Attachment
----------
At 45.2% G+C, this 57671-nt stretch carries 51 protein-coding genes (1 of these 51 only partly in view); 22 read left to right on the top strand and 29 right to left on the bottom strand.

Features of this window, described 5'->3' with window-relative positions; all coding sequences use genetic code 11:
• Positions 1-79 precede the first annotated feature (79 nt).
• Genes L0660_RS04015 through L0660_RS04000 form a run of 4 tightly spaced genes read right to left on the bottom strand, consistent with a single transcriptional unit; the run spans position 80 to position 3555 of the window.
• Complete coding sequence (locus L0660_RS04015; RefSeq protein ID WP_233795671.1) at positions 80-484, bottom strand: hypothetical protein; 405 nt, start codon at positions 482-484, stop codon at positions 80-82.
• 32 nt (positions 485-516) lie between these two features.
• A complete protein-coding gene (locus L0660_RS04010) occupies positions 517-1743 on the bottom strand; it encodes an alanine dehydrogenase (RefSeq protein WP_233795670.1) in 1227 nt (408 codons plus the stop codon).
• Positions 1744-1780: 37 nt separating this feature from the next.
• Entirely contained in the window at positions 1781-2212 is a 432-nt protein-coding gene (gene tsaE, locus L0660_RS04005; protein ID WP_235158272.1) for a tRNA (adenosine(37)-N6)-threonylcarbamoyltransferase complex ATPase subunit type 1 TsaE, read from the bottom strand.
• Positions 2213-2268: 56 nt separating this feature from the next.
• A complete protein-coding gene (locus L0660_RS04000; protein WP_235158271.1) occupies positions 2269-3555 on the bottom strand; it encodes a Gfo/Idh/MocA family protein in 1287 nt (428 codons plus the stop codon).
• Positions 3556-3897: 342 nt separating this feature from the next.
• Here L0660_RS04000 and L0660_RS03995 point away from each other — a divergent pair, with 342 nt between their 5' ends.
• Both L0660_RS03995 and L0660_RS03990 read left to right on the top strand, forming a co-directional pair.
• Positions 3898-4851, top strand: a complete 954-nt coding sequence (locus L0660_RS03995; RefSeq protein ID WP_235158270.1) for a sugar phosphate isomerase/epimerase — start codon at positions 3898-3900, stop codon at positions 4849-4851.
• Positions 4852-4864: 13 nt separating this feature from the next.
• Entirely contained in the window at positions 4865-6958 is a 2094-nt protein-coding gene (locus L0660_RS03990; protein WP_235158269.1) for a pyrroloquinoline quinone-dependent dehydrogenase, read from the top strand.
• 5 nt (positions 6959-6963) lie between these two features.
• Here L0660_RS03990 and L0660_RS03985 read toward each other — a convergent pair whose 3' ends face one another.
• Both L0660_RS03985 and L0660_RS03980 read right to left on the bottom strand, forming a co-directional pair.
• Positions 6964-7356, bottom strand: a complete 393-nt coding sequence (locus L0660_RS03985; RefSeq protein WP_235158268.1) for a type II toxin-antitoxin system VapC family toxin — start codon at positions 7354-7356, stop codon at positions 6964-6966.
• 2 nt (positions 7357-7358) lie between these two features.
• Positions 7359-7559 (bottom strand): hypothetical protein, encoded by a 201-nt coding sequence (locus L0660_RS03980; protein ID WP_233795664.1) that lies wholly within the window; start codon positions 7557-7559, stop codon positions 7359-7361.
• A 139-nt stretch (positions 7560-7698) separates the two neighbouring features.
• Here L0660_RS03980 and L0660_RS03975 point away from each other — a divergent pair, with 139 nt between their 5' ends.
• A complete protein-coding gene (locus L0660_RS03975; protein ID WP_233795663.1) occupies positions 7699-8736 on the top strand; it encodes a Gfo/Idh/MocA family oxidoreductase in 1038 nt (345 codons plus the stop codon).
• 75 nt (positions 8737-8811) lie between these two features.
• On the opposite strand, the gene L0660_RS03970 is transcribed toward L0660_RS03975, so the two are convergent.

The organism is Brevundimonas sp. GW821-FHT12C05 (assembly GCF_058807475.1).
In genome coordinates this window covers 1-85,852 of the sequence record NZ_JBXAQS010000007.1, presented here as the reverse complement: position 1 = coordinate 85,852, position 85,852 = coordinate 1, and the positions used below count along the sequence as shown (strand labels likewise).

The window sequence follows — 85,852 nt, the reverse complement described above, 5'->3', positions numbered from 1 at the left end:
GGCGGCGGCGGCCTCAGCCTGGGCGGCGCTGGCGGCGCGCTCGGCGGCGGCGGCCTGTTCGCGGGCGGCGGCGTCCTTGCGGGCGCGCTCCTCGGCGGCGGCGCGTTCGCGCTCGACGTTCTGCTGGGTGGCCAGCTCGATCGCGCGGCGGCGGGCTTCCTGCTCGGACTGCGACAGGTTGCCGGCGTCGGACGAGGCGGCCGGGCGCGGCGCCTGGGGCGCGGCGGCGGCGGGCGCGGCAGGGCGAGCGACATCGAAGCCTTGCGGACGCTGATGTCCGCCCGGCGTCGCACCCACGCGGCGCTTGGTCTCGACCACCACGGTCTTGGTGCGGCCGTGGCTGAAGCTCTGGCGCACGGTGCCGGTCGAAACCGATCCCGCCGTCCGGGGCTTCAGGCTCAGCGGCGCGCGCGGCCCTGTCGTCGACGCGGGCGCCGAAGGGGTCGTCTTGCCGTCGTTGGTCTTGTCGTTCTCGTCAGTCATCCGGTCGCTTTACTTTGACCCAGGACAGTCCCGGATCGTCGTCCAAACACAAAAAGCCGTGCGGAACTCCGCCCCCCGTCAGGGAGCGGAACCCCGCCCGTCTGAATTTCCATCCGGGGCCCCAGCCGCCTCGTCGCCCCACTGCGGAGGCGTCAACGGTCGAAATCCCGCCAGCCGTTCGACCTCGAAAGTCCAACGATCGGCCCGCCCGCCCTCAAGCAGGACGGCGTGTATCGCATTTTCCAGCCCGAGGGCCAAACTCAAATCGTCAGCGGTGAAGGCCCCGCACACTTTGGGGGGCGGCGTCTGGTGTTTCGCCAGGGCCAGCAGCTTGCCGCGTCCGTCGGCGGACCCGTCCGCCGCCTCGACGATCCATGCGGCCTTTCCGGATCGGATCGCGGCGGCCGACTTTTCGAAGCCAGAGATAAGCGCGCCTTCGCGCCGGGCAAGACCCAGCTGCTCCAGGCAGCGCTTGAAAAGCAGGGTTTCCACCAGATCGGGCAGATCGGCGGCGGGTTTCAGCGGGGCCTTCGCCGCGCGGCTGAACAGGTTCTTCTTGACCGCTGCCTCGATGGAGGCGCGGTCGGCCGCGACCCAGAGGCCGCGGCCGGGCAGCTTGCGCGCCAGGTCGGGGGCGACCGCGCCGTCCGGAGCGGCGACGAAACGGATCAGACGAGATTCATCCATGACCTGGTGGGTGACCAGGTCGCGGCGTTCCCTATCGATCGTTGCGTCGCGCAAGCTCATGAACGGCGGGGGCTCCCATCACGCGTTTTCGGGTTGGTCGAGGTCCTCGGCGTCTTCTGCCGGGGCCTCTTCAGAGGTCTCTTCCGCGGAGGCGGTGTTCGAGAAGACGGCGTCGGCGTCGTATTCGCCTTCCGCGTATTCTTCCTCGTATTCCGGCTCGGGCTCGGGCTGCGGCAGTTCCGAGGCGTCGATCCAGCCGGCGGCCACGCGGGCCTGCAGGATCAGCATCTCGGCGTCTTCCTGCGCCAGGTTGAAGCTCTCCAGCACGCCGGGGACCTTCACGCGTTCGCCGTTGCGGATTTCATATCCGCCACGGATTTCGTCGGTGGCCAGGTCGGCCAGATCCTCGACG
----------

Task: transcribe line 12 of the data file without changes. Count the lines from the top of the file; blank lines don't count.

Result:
• Positions 3556-3897: 342 nt separating this feature from the next.